Texas

A&M concealed carry policy allows guns in dorm, class

Texas A&M Corps of Cadets marches past the Tarrant County Courthouse in downtown Fort Worth before a football game in September 2014.
Texas A&M Corps of Cadets marches past the Tarrant County Courthouse in downtown Fort Worth before a football game in September 2014. Star-Telegram archives

Texas A&M University’s proposed new campus carry rules include few major restrictions for handguns and will allow the weapons in classrooms and dormitories.

The proposed rules have been approved by Chancellor John Sharp and A&M System legal staff. They will be reviewed by regents later this month. State law doesn’t require board approval of campus carry rules, but does allow regents to amend the rules if they disagree with them.

The smaller universities in the A&M System will also allow guns in classrooms and dorms, minus three exceptions. Prairie View A&M, Texas A&M International University and A&M-Corpus Christi each have dorms that are leased by third-party companies. Those companies will be able to decide on their own whether they want to ban guns in their facilities.

The rules are designed to comply with the state’s campus carry law, which was approved last year. The law allows concealed license holders to carry their weapons on campus in most cases. But universities are allowed to declare some limited areas gun-free, as long as those areas don’t have the effect of making it impossible to carry a gun on campus.

In Texas, concealed handgun licenses are available only to people over the age of 21, so many undergraduates will still be unable to carry guns.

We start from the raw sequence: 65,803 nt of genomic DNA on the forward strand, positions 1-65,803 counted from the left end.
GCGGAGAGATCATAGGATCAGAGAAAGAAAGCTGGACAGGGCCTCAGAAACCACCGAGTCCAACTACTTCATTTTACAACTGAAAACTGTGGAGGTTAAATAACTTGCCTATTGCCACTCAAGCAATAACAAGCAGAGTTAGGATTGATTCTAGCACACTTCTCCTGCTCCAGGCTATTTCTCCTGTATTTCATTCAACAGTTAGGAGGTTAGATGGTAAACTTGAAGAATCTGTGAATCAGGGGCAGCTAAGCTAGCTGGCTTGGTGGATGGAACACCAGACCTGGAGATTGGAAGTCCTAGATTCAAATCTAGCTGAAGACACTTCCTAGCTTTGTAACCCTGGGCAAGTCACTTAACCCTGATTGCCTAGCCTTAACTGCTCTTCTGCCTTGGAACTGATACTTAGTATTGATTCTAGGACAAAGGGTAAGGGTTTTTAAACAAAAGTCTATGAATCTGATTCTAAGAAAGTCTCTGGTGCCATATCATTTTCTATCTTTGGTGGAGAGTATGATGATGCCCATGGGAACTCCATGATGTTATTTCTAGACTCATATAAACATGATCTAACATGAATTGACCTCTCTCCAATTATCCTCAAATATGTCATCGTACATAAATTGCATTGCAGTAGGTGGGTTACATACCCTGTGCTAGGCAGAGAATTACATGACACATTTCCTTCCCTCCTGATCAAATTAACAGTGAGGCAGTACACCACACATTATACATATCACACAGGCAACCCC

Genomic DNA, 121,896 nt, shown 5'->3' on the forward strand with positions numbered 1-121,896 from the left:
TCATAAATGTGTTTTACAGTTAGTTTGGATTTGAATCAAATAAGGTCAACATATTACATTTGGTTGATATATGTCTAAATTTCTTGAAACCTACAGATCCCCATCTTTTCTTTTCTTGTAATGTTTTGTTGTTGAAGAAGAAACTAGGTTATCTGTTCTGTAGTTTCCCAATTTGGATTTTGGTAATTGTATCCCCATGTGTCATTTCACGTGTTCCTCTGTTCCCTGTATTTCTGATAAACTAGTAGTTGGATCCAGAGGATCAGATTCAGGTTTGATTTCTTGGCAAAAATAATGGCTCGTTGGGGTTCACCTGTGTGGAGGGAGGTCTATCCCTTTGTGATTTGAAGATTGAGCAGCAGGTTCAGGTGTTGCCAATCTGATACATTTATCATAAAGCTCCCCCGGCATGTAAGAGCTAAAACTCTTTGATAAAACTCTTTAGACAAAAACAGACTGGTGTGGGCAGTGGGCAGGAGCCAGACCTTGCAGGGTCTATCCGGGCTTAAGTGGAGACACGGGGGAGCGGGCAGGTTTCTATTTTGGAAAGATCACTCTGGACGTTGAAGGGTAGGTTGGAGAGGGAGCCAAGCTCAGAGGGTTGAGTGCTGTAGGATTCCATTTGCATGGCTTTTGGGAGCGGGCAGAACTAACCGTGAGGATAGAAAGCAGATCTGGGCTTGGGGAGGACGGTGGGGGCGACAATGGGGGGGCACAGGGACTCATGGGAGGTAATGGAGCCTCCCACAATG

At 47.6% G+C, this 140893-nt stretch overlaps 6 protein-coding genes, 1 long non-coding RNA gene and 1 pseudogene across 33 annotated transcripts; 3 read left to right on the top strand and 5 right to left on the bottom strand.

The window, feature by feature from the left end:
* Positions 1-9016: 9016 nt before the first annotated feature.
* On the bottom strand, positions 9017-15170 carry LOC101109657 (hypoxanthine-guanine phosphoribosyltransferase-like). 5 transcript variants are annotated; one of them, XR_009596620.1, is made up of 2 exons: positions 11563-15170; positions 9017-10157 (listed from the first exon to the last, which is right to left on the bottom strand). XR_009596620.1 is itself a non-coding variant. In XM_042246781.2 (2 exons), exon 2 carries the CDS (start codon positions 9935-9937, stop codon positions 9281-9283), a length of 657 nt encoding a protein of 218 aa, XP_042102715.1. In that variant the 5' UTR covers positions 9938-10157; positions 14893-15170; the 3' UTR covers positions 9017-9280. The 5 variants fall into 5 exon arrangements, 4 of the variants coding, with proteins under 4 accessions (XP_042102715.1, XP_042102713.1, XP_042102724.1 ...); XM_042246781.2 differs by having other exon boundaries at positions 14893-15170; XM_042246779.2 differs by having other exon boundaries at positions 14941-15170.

The law generated strong opposition from some university leaders, especially officials affiliated with the University of Texas System. But administrators at A&M have never expressed much concern. Sharp said in a letter to Lt. Gov. Dan Patrick before the law was approved last year that that he didn’t have any problem with the idea.

“Do I trust my students, faculty and staff to work and live responsibly under the same laws at the university as they do at home?” Sharp wrote. “Of course I do!”

That attitude appears to be reflected in the rules. The law has prompted many professors and gun control supporters across the state to call for bans in classrooms, dormitories and professors’ offices. Most public universities have opted not to ban guns in classrooms, but a few, including the University of Texas at Austin, have imposed bans in certain dormitories and other places. Most private universities, which have a choice of whether to comply with the law, have chosen to opt out.

A&M appears to be making little effort to ban guns in places where they wouldn’t already be banned by the law. A&M will ban them at sporting events, child care facilities and places where student disciplinary hearings are held. Facilities on the campus that are leased by private companies will be allowed to make their own decisions about whether they want to ban guns.

Particular employees will be allowed to ban guns in their own assigned offices if the employee has the president’s approval and “has demonstrated that the carrying of a concealed handgun by a license holder in the office presents a significant risk of substantial harm due to a negligent discharge of the handgun,” according to the proposed rules.

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